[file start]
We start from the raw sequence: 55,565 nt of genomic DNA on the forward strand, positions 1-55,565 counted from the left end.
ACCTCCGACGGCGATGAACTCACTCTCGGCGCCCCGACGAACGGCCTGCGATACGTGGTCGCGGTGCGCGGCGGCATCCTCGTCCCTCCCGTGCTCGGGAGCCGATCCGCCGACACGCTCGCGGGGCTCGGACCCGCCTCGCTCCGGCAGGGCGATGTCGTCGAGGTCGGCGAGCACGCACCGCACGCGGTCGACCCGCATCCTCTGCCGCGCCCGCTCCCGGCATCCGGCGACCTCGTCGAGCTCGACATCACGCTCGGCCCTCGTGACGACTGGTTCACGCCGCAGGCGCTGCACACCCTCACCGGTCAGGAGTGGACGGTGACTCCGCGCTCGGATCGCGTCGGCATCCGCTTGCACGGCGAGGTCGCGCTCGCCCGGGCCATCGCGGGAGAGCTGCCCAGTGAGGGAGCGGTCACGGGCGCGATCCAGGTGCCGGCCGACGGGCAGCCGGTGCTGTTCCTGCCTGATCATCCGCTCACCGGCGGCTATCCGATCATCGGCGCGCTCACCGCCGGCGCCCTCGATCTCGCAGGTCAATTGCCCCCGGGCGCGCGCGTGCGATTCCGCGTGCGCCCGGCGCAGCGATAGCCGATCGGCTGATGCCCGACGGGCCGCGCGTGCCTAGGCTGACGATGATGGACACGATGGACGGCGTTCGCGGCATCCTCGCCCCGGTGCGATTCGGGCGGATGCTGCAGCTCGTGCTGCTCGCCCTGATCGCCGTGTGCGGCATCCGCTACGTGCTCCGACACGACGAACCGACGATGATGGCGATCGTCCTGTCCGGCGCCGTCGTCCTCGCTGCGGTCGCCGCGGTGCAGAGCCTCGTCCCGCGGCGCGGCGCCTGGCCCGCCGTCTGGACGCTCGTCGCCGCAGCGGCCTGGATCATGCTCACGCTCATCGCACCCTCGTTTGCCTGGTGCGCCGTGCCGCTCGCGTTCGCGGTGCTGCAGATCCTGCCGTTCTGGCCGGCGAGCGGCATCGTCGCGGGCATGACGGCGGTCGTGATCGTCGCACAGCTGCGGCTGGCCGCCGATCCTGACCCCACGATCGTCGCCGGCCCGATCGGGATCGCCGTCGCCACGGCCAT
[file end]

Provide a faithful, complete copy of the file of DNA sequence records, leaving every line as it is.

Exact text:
We start from the raw sequence: 55,565 nt of genomic DNA on the forward strand, positions 1-55,565 counted from the left end.
ACCTCCGACGGCGATGAACTCACTCTCGGCGCCCCGACGAACGGCCTGCGATACGTGGTCGCGGTGCGCGGCGGCATCCTCGTCCCTCCCGTGCTCGGGAGCCGATCCGCCGACACGCTCGCGGGGCTCGGACCCGCCTCGCTCCGGCAGGGCGATGTCGTCGAGGTCGGCGAGCACGCACCGCACGCGGTCGACCCGCATCCTCTGCCGCGCCCGCTCCCGGCATCCGGCGACCTCGTCGAGCTCGACATCACGCTCGGCCCTCGTGACGACTGGTTCACGCCGCAGGCGCTGCACACCCTCACCGGTCAGGAGTGGACGGTGACTCCGCGCTCGGATCGCGTCGGCATCCGCTTGCACGGCGAGGTCGCGCTCGCCCGGGCCATCGCGGGAGAGCTGCCCAGTGAGGGAGCGGTCACGGGCGCGATCCAGGTGCCGGCCGACGGGCAGCCGGTGCTGTTCCTGCCTGATCATCCGCTCACCGGCGGCTATCCGATCATCGGCGCGCTCACCGCCGGCGCCCTCGATCTCGCAGGTCAATTGCCCCCGGGCGCGCGCGTGCGATTCCGCGTGCGCCCGGCGCAGCGATAGCCGATCGGCTGATGCCCGACGGGCCGCGCGTGCCTAGGCTGACGATGATGGACACGATGGACGGCGTTCGCGGCATCCTCGCCCCGGTGCGATTCGGGCGGATGCTGCAGCTCGTGCTGCTCGCCCTGATCGCCGTGTGCGGCATCCGCTACGTGCTCCGACACGACGAACCGACGATGATGGCGATCGTCCTGTCCGGCGCCGTCGTCCTCGCTGCGGTCGCCGCGGTGCAGAGCCTCGTCCCGCGGCGCGGCGCCTGGCCCGCCGTCTGGACGCTCGTCGCCGCAGCGGCCTGGATCATGCTCACGCTCATCGCACCCTCGTTTGCCTGGTGCGCCGTGCCGCTCGCGTTCGCGGTGCTGCAGATCCTGCCGTTCTGGCCGGCGAGCGGCATCGTCGCGGGCATGACGGCGGTCGTGATCGTCGCACAGCTGCGGCTGGCCGCCGATCCTGACCCCACGATCGTCGCCGGCCCGATCGGGATCGCCGTCGCCACGGCCAT